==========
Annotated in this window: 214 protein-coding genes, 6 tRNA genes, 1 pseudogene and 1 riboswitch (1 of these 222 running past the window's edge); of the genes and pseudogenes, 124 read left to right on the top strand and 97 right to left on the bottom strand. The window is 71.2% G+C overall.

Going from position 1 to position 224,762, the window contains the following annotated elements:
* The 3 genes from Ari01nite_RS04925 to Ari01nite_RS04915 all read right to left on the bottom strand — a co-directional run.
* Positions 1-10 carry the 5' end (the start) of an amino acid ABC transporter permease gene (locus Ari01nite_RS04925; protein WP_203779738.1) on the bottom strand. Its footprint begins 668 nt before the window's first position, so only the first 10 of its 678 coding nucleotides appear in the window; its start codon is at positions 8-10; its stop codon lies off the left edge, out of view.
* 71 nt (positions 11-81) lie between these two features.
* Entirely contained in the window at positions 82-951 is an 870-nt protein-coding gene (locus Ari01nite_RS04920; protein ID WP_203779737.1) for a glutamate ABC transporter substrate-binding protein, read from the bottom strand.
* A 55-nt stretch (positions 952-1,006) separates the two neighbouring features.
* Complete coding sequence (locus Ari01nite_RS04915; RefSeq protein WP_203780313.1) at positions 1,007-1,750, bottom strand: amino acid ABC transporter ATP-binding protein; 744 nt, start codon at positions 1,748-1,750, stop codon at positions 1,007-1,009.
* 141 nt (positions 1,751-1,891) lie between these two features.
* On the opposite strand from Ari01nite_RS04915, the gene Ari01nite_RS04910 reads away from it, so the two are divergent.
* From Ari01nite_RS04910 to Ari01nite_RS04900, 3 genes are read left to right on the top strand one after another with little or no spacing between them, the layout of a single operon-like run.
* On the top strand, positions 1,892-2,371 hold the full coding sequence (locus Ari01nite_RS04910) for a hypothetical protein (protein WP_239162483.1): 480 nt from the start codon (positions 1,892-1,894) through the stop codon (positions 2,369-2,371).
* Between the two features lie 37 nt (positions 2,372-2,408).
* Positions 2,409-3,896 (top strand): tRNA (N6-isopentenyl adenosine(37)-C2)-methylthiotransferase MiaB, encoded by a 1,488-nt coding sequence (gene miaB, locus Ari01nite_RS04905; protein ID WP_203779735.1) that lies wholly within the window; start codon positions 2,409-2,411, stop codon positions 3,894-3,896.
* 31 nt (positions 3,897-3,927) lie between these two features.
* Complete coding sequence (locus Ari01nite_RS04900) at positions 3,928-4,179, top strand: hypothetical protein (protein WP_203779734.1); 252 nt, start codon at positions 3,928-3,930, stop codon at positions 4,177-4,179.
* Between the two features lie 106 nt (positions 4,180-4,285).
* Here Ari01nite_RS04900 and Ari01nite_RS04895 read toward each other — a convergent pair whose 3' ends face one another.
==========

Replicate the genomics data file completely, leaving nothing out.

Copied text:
Annotated in this window: 214 protein-coding genes, 6 tRNA genes, 1 pseudogene and 1 riboswitch (1 of these 222 running past the window's edge); of the genes and pseudogenes, 124 read left to right on the top strand and 97 right to left on the bottom strand. The window is 71.2% G+C overall.

Going from position 1 to position 224,762, the window contains the following annotated elements:
* The 3 genes from Ari01nite_RS04925 to Ari01nite_RS04915 all read right to left on the bottom strand — a co-directional run.
* Positions 1-10 carry the 5' end (the start) of an amino acid ABC transporter permease gene (locus Ari01nite_RS04925; protein WP_203779738.1) on the bottom strand. Its footprint begins 668 nt before the window's first position, so only the first 10 of its 678 coding nucleotides appear in the window; its start codon is at positions 8-10; its stop codon lies off the left edge, out of view.
* 71 nt (positions 11-81) lie between these two features.
* Entirely contained in the window at positions 82-951 is an 870-nt protein-coding gene (locus Ari01nite_RS04920; protein ID WP_203779737.1) for a glutamate ABC transporter substrate-binding protein, read from the bottom strand.
* A 55-nt stretch (positions 952-1,006) separates the two neighbouring features.
* Complete coding sequence (locus Ari01nite_RS04915; RefSeq protein WP_203780313.1) at positions 1,007-1,750, bottom strand: amino acid ABC transporter ATP-binding protein; 744 nt, start codon at positions 1,748-1,750, stop codon at positions 1,007-1,009.
* 141 nt (positions 1,751-1,891) lie between these two features.
* On the opposite strand from Ari01nite_RS04915, the gene Ari01nite_RS04910 reads away from it, so the two are divergent.
* From Ari01nite_RS04910 to Ari01nite_RS04900, 3 genes are read left to right on the top strand one after another with little or no spacing between them, the layout of a single operon-like run.
* On the top strand, positions 1,892-2,371 hold the full coding sequence (locus Ari01nite_RS04910) for a hypothetical protein (protein WP_239162483.1): 480 nt from the start codon (positions 1,892-1,894) through the stop codon (positions 2,369-2,371).
* Between the two features lie 37 nt (positions 2,372-2,408).
* Positions 2,409-3,896 (top strand): tRNA (N6-isopentenyl adenosine(37)-C2)-methylthiotransferase MiaB, encoded by a 1,488-nt coding sequence (gene miaB, locus Ari01nite_RS04905; protein ID WP_203779735.1) that lies wholly within the window; start codon positions 2,409-2,411, stop codon positions 3,894-3,896.
* 31 nt (positions 3,897-3,927) lie between these two features.
* Complete coding sequence (locus Ari01nite_RS04900) at positions 3,928-4,179, top strand: hypothetical protein (protein WP_203779734.1); 252 nt, start codon at positions 3,928-3,930, stop codon at positions 4,177-4,179.
* Between the two features lie 106 nt (positions 4,180-4,285).
* Here Ari01nite_RS04900 and Ari01nite_RS04895 read toward each other — a convergent pair whose 3' ends face one another.